Farmers and those living in rural areas have been urged to seek help and open up if they are suffering feelings of isolation, emptiness or despair, accepting that mental illness is nothing to be ashamed of and is highly treatable.
Answering questions at the NFU’s annual Henry Plumb Lecture, the Archbishop of Canterbury, Justin Welby, spoke candidly about his own experience of depression.
“I take anti-depressants. I see someone quite regularly,” he said. “For quite a long time my behaviour became so complicated that even my colleagues noticed it as being unusual.
“I made a joke of it, but depression is not a joke and is the most frequent form of mental illness, and is treatable for most people most of the time.”
During his lecture, the archbishop highlighted the pressures that many farmers are under, talking about how “hard, extraordinarily stressful and deeply complicated agriculture is”.
The farming community had faced many challenges in recent times, including the impact of Covid-19, which had pushed many urban people into rural areas, and denied farmers the opportunity to meet socially, be it at village shows or markets.
Perhaps more alarming was the uncertainty the industry was facing during a time of political, climate and scientific change.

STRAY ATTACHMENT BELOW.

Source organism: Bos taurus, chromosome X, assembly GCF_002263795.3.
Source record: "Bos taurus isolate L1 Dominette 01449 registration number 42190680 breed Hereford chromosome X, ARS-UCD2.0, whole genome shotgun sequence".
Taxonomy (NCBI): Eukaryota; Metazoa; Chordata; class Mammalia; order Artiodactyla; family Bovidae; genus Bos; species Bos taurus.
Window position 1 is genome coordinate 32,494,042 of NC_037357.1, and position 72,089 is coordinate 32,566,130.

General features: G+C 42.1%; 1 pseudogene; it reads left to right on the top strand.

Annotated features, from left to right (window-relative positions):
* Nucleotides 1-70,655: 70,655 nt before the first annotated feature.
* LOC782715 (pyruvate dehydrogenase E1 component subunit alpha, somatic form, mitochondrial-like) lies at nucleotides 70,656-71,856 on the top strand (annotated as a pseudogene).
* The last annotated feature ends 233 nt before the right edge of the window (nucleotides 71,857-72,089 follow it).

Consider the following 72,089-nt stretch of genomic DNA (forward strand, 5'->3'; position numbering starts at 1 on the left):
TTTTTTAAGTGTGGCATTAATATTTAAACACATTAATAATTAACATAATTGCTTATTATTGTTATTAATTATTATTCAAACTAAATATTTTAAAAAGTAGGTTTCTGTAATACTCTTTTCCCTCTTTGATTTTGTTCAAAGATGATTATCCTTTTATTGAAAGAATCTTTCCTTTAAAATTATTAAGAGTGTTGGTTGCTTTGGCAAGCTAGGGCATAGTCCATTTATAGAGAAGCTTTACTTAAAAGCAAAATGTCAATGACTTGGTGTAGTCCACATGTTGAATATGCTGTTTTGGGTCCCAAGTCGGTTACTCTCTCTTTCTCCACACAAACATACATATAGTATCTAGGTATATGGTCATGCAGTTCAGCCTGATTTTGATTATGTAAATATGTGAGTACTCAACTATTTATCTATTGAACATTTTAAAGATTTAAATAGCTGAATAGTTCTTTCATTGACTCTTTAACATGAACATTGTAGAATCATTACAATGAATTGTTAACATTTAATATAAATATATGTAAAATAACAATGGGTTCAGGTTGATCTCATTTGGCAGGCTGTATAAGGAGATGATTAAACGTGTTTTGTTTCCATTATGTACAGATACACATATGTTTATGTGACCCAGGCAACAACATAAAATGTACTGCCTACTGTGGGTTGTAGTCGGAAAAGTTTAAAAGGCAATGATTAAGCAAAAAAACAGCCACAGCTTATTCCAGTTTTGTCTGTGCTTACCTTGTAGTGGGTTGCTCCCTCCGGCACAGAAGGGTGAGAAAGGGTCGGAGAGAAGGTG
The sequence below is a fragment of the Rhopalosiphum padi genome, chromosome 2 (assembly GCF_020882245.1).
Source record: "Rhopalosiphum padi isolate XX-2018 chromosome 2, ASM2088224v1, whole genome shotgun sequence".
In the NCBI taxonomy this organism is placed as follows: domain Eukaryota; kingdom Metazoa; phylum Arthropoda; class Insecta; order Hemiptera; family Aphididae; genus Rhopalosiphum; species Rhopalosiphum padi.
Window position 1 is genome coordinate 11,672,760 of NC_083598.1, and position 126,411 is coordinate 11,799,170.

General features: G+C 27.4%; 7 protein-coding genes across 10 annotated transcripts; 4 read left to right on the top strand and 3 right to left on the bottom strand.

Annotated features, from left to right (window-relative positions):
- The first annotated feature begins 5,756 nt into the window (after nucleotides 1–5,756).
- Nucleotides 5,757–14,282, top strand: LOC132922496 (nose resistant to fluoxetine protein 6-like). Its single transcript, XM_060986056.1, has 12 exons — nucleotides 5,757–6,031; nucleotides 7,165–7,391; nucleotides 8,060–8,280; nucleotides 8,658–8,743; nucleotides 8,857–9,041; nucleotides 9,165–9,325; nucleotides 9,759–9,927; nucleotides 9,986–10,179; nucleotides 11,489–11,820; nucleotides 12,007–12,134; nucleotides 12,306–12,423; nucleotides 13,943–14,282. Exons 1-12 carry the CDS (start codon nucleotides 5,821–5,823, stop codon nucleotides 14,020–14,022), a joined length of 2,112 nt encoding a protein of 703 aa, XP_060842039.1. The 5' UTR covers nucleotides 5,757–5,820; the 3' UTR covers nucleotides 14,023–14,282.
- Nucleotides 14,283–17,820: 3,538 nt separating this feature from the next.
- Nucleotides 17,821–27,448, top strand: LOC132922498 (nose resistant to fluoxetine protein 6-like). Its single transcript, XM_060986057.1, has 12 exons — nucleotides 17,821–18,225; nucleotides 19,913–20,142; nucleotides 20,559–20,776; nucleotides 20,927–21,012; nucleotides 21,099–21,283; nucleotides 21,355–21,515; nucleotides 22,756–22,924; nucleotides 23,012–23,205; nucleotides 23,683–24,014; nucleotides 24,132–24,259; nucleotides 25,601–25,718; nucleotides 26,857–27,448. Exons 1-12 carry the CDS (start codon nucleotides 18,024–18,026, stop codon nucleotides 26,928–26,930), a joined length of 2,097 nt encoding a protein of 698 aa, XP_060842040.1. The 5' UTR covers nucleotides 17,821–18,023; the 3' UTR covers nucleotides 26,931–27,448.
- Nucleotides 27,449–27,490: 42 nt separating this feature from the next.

“Neuroscientists say that the chemistry of the brain is most adversely affected by uncertainty, by sustained adversity and by the inability to control events. Does that not sum up farming?” he suggested.
A survey by the Farm Safety Foundation found that 88% of farmers thought poor mental health was the biggest hidden problem facing the industry, said the Archbishop.
And the Office of National Statistics had reported that 133 people working in farming and the agricultural trades took their own lives in 2019-20.
When it came to poor mental health, the archbishop stressed the importance of openness.
“Whatever you do, don’t keep it a secret,” he said. “I was really embarrassed when I went to see someone about it for the first time. But mental illness is just illness. We need to kill the shame.”
There were plenty of advice networks farmers could access – “a lot of them linked to the church” – which could be approached anonymously if necessary.
And sufferers should not underestimate the value of community, such as young farmers’ clubs, churches, and local social groups.
“There really are no shortcuts or silver bullets,” said the archbishop. “It does come down to friends, family, reaching out for help, not trying to be brave about it, and killing the shame factor.”